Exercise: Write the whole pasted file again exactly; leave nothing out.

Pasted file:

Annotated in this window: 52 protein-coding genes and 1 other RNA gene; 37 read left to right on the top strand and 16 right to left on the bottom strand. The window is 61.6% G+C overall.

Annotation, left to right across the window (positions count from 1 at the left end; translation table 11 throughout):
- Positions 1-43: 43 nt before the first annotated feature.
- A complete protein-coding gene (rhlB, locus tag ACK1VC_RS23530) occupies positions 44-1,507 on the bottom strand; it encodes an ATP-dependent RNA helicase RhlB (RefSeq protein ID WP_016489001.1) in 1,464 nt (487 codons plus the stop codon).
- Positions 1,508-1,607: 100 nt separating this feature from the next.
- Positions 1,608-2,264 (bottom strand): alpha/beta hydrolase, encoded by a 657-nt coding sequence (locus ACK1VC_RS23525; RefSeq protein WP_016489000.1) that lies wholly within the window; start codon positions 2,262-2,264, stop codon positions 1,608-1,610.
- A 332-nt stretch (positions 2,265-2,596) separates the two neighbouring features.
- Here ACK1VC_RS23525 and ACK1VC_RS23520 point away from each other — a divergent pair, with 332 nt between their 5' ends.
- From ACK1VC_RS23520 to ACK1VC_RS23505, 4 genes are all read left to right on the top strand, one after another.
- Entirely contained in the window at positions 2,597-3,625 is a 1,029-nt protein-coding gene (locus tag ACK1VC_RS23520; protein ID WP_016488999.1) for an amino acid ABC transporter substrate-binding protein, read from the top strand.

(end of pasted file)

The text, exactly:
Annotated in this window: 52 protein-coding genes and 1 other RNA gene; 37 read left to right on the top strand and 16 right to left on the bottom strand. The window is 61.6% G+C overall.

Annotation, left to right across the window (positions count from 1 at the left end; translation table 11 throughout):
- Positions 1-43: 43 nt before the first annotated feature.
- A complete protein-coding gene (rhlB, locus tag ACK1VC_RS23530) occupies positions 44-1,507 on the bottom strand; it encodes an ATP-dependent RNA helicase RhlB (RefSeq protein ID WP_016489001.1) in 1,464 nt (487 codons plus the stop codon).
- Positions 1,508-1,607: 100 nt separating this feature from the next.
- Positions 1,608-2,264 (bottom strand): alpha/beta hydrolase, encoded by a 657-nt coding sequence (locus ACK1VC_RS23525; RefSeq protein WP_016489000.1) that lies wholly within the window; start codon positions 2,262-2,264, stop codon positions 1,608-1,610.
- A 332-nt stretch (positions 2,265-2,596) separates the two neighbouring features.
- Here ACK1VC_RS23525 and ACK1VC_RS23520 point away from each other — a divergent pair, with 332 nt between their 5' ends.
- From ACK1VC_RS23520 to ACK1VC_RS23505, 4 genes are all read left to right on the top strand, one after another.
- Entirely contained in the window at positions 2,597-3,625 is a 1,029-nt protein-coding gene (locus tag ACK1VC_RS23520; protein ID WP_016488999.1) for an amino acid ABC transporter substrate-binding protein, read from the top strand.